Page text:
Travis Elrod’s early professional career was headed in a slightly different direction than the plumbing supply industry.

Back in 1998, the University of Georgia graduate had entered into hospitality management with Marriott and was eager to make an impact.

“I had this grandiose idea when I took the job that working in the resort industry would be wonderful,” he says. “At that age you have misconceptions about the business world. I got a real quick brush with reality. It’s a tough business and I have a lot of respect for the people who work in hospitality.”

While still working in that field, Elrod was offered an opportunity to join the plumbing distribution company of his future wife’s father,
Ted DeVore, chairman of Athens, Ga.-based DeVore & Johnson.

“The job was initially appealing to me because I grew up in a family with a construction background. I was apprehensive at first, and as you can imagine, it was a tricky proposition for both of us,” Elrod says of going to work for his now father-in-law.

“We both were real open about it. Ted, simply put, said give this thing a shot and see how it works out. There’s nothing binding and there are no hard feelings if it doesn’t work for either one of us. His words were very comforting at the time. It’s worked out just fine.”

Elrod is now in his 15th year at DeVore & Johnson where he currently is the company’s vice president. He’ll have some additional duties added to his plate when he takes over as the 64th president of the Southern Wholesalers Association (SWA), succeeding fellow Georgian Coley Herrin (Plumbing Distributors Inc.). Elrod has been actively involved with SWA since 2001 and has been a member of the group’s board of directors since 2007.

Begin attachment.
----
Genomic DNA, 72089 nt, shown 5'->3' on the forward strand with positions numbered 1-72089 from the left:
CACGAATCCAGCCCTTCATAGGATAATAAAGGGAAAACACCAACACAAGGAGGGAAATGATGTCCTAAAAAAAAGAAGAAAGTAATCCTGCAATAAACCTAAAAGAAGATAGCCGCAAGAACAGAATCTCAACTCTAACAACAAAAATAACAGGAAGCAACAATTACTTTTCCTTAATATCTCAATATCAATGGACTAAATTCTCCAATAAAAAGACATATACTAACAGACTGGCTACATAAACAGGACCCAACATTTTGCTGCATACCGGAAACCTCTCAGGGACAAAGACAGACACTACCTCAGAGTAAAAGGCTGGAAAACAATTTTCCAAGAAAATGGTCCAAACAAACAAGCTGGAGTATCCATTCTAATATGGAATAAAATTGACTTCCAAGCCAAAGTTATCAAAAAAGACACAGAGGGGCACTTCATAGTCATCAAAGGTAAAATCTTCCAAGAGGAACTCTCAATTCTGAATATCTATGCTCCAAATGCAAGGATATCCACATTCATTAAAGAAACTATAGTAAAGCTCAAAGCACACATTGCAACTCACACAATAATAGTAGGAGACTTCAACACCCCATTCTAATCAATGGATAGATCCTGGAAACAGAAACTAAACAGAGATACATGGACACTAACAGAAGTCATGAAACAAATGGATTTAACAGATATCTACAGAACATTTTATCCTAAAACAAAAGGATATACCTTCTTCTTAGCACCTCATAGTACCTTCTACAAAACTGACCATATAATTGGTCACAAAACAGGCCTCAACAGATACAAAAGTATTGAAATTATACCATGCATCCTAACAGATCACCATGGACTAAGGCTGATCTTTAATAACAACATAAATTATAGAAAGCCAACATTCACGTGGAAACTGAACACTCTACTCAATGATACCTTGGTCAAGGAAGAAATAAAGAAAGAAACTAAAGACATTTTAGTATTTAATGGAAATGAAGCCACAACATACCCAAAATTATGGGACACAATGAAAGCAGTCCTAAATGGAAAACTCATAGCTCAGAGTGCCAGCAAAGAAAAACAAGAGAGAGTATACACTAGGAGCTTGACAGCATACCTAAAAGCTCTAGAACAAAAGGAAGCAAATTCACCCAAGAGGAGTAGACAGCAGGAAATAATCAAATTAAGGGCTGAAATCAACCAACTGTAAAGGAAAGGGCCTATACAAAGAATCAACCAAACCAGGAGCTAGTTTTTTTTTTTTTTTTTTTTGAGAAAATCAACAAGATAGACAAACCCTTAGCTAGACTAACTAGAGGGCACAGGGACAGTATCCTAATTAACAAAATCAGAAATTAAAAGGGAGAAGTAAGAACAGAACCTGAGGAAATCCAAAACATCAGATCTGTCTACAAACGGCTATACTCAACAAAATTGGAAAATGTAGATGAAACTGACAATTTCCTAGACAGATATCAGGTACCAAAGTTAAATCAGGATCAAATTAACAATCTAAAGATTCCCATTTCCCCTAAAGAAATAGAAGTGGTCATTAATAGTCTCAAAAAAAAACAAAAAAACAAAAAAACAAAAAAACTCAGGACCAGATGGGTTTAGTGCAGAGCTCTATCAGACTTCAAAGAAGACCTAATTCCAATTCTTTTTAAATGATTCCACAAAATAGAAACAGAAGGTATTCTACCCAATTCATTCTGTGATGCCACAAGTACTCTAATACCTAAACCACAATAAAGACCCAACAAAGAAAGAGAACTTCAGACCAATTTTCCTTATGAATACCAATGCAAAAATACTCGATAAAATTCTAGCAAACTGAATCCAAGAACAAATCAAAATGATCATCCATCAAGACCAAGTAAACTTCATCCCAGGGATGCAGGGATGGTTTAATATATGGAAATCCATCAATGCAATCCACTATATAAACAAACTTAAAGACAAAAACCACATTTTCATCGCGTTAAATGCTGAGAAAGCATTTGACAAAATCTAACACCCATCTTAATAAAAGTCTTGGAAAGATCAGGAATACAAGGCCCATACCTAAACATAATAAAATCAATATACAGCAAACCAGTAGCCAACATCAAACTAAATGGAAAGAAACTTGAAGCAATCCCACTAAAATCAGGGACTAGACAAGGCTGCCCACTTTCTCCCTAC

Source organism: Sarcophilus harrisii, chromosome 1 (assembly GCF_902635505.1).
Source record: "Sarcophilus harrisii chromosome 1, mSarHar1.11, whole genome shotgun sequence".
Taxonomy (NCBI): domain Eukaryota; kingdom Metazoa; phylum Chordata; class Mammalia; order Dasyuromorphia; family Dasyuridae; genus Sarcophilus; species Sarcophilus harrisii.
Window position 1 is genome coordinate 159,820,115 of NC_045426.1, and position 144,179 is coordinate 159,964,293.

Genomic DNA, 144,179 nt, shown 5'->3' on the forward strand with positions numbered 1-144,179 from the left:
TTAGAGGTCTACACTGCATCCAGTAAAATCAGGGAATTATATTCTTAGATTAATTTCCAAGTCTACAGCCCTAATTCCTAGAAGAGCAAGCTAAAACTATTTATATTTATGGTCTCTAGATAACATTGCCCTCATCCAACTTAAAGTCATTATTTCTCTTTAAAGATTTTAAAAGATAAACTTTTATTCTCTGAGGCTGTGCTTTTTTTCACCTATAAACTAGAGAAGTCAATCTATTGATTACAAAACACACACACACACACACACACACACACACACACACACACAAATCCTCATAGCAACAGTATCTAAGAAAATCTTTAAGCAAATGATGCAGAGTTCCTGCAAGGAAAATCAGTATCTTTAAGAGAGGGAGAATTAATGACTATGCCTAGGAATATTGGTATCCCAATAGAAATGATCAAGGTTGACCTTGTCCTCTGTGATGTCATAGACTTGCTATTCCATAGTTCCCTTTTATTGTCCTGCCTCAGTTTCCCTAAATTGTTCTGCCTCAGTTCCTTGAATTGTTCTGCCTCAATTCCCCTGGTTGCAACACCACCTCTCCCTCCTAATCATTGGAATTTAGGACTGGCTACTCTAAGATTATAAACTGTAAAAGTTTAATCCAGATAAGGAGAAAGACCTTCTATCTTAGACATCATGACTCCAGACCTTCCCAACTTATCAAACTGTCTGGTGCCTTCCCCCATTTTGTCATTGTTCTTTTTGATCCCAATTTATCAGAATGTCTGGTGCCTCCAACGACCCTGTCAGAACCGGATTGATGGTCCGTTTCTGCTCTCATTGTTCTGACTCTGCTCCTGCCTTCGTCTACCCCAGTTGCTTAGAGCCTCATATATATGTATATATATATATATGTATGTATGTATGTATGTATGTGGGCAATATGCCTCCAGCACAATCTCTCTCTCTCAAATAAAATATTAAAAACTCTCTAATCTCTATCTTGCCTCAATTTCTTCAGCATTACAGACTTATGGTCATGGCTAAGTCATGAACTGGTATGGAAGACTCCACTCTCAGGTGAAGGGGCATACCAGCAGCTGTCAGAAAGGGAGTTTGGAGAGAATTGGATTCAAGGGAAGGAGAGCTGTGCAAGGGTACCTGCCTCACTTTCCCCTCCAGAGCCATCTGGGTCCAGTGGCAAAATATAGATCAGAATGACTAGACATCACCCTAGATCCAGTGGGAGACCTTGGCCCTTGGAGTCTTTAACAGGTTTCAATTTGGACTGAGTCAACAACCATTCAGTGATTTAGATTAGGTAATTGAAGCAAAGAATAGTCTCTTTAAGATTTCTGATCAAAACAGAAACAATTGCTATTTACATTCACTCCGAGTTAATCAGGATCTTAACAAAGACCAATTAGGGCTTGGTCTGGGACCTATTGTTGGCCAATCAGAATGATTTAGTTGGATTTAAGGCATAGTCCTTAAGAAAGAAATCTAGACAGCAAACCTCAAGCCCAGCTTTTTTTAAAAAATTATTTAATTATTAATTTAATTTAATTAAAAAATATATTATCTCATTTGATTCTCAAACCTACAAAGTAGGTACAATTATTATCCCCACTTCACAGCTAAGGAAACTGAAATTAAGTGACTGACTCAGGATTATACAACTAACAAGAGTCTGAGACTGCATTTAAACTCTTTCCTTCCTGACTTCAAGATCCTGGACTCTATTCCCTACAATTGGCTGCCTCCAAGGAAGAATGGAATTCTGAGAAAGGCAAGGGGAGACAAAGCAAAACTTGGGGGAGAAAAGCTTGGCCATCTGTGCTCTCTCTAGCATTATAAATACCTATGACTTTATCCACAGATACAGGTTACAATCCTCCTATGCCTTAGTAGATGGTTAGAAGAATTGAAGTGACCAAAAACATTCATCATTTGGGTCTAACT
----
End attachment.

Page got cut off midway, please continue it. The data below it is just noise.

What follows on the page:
Working his way up

From the get-go, Elrod was exposed to many different facets of the DeVore & Johnson operation. “I started out as a grunt,” he says. “I started out in the warehouse learning the shipping aspects, picking, stocking and receiving. I received a real education on the receiving process and the importance of contact with the material.”

Six months later around the turn of the century, Elrod was asked to be part of the company’s software conversion team.

“We bought into the Y2K hype like a lot of people did. Today, it sounds kind of silly,” says Elrod, who has been married to Monica for 14 years (the couple has two daughters, McKenzie, and Sydney). “We had an outdated software platform, so we needed to make the switch anyway. I guess the fear that the world was coming to an end pushed us over the edge. Myself and our controller Charlie Holt, who started with the company about the same time I did, became the lead managers on the whole project. We’ve been in charge of all the upgrades ever since.”

Elrod says that trip down the IT road is one of the main things he enjoys about the company. “We’re not a stratified company,” he says. “We don’t have an individual IT person. We take on a lot of different roles here. We are the epitome of a multitasking environment. I worked primarily in outside sales for a time and I managed our showroom a year after joining the company.”